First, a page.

The Indianapolis Museum of Art offers the best in Indianapolis art, Indianapolis culture, and just plain good entertainment to the Indianapolis community. This Indianapolis museum is proud to be one of the oldest and largest art museums in the United States. A variety of collections in many different mediums, as well as guest lectures, films, exhibitions are all present at the Indianapolis Museum of Art. Outside the museum, guests can take in the natural beauty of the Gardens at the Indianapolis Museum of Art, the Lilly House, and the forthcoming Fairbanks Art and Nature Park.
This Indianapolis art museum was originally founded in 1883, by May Wright Sewall, who proposed the idea of organizing a society to promote and study art in the Indianapolis community. From this proposal, the Art Association of Indianapolis was incorporated with the primary goal of eventually establishing a permanent art museum and Indianapolis art school. The plan to establish a permanent art museum was jump-started when John Herron donated nearly $250,000 for the construction of an Indianapolis art school and museum bearing his name.
The original museum and art school buildings would be established in 1902 in the Tinker house, at the corner of Pennsylvania and 16th. An additional building was constructed on the site and would be the first site of the Herron School of Art. The construction of this additional building, to be used for the sole purpose of the art school, would leave the original building exclusively for the development of the art museum and training its staff.
Under the direction of Wilbur D. Peat, who would remain the professional director of the museum for the next 36 years, the museum would establish itself as a prime Indianapolis attraction by 1942, with its collection of 350 paintings by 260 artists. Peat retired in 1965, and the museum saw a new director in Maxwell L. Anderson.
Along with new leadership, the Indianapolis Museum of Art gained a valuable edition from the children of Mr. and Mrs. Josiah K. Lilly Jr. The couple donated their parent’s estate, Oldfields, to the museum. This estate donation would be converted over the next three years into a new home for the art museum, with the usage of the Lilly Home as the Lilly Pavilion of Decorative Arts and the construction of new exhibition buildings on the remainder of the Oldfields estate.
With the relocation of the museum to its new location at the Lilly estate, the museum would change its name from the John Herron Art Museum to the Indianapolis Museum of Art. The Herron School of Art would disconnect its direct affiliation with the art museum and would form a new affiliation with Indiana University – Purdue University (IUPUI), which continues to this day. The Indianapolis art community has benefited greatly by these changes.
Many separate expansion projects were undertaken over the years, opening the Clowes Pavilion in 1971 and the Showalter Pavilion in 1973. Robert Yassin was charged with the continued growth and success of the already flourishing museum in 1974. In 1985, the museum used a $3.5 million gift to construct yet another new, four-story pavilion.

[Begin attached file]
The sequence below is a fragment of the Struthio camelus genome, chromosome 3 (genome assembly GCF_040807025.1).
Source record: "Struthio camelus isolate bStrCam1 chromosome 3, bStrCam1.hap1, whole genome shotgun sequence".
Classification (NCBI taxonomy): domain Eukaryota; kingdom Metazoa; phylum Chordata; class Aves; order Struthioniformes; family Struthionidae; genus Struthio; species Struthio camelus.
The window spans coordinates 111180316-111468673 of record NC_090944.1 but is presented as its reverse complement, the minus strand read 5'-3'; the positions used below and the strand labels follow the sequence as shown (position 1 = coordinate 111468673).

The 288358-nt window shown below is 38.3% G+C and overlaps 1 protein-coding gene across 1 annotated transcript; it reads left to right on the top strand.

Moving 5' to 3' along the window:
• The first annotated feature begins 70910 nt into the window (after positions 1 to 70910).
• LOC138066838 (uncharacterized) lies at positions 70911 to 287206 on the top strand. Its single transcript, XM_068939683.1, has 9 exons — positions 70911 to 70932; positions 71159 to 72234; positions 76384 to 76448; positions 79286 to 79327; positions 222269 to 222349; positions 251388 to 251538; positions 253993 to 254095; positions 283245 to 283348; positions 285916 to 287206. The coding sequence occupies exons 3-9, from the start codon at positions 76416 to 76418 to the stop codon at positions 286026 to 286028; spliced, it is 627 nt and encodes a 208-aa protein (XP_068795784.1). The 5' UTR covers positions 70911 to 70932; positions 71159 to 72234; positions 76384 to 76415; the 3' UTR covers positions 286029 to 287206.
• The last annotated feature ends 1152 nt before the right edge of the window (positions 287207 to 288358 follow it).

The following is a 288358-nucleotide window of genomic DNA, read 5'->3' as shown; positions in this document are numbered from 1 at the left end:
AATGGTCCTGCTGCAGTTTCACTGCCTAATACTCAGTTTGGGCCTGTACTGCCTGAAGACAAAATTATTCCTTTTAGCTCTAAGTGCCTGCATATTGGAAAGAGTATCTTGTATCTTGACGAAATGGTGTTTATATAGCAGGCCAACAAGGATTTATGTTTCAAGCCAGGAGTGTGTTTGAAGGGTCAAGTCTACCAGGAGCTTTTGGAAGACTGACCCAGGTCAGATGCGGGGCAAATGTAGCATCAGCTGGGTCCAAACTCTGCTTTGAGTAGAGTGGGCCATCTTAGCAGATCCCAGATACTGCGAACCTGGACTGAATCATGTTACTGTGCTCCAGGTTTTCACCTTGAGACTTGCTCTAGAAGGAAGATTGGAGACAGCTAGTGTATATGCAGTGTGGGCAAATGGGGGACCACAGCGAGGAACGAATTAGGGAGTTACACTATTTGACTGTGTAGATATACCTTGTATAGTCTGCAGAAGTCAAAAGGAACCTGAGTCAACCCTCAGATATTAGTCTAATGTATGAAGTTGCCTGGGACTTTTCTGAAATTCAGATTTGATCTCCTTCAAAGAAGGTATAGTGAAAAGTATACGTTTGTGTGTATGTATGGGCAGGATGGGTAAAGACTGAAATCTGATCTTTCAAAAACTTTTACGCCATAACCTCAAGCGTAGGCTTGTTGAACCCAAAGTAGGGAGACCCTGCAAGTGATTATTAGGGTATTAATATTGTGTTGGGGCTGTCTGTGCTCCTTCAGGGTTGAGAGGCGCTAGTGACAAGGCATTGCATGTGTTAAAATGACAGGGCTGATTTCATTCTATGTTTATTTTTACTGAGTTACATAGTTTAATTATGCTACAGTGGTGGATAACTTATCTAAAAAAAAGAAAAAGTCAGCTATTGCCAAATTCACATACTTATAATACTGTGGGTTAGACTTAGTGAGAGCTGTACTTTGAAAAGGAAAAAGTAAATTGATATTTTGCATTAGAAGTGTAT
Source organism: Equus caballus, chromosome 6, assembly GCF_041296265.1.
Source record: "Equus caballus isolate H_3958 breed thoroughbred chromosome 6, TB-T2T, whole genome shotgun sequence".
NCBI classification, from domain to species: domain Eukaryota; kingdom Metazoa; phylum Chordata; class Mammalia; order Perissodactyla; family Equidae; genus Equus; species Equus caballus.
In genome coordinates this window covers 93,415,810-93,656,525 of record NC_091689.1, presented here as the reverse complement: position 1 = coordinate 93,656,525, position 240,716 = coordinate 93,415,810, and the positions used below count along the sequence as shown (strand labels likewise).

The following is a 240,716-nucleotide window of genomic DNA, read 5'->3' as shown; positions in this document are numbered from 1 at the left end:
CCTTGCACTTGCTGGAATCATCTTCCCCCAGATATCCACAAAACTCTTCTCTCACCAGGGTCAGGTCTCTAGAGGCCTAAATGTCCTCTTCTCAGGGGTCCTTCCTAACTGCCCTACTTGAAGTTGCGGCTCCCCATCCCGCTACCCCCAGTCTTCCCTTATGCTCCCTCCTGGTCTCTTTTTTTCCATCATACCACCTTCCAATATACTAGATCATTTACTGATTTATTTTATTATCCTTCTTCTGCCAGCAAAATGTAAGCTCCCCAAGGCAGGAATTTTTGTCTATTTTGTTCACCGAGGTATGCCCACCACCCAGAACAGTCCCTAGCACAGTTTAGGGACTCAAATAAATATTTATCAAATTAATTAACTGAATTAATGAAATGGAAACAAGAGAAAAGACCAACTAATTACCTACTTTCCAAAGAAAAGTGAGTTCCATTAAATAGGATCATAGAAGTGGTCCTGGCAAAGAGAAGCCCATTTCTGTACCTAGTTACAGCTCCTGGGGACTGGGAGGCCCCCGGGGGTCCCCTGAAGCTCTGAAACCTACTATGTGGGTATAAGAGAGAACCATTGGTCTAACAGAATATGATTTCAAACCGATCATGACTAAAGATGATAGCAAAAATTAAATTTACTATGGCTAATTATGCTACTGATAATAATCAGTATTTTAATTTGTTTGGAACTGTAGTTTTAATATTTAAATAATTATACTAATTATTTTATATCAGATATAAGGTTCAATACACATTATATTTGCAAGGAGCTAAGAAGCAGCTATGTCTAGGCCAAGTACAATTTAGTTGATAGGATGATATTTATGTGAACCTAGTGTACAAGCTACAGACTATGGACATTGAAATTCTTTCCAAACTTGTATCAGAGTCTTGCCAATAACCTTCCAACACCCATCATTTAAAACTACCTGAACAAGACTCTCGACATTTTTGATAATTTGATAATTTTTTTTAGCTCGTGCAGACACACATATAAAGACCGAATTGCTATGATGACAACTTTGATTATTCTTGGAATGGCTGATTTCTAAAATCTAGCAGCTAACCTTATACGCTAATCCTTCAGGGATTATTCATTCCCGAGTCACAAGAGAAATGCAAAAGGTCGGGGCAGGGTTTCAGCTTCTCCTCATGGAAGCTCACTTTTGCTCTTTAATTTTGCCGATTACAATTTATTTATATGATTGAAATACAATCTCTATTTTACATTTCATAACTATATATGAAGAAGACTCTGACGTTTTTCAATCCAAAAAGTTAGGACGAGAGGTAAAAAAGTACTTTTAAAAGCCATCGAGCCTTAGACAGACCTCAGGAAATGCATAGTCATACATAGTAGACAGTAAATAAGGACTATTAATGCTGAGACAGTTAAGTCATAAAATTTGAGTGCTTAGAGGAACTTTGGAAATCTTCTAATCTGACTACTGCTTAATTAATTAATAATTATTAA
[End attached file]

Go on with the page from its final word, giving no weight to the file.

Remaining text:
The various collections held by the museum include a variety of Chinese art in a many different mediums, including porcelain, ceramics, bronze, and jade. The museum also holds an impressive selection of Edo-period Japanese paintings.
The Eiteljorg Collection of African Art is an impressive holding for the museum, featuring some of the finest examples of African art. Harrison Eiteljorg donated over 1200 African works in 1989, and the African exhibit now represents all major areas of African art.
In addition to the many exhibits in the museum, visitors can also enjoy the Alliance Museum Shop, the Alliance Rental and Sales Gallery, and the outdoor Concert Terrace, which features outdoor summer films, live Indianapolis music, and a variety of special programs. The Indianapolis Museum of Art maintains an on-site greenhouse and sells plants, flowers, and herbs when in season.
The grounds of the Indianapolis Museum of Art also provide the backdrop for the annual Penrod Art Fair. The Lilly House is seated on an a beautiful 26 acre estate on the grounds of the IMA, and the 22 room Lilly Mansion has undergone historic renovation to offer visitors a glimpse at life in the 1930’s period of the home. The Art and Nature Park will include meadows, wetlands, a 35-acre lake, and untamed woodlands upon its completion in 2010. The purpose of the park is to express to the public the cohesive relationship between the natural art and beauty of nature and the man-made works of inside the museum. This will be accomplished through continued exhibitions, art projects and discussions.
The Indianapolis Museum of Art is one of the most popular and inspiring things to do in Indianapolis and will provide a variety of artistic and cultural enlightenment for all who visit its grounds.
Indianapolis Museum of Art
4000 Michigan Rd
Indianapolis, IN 46208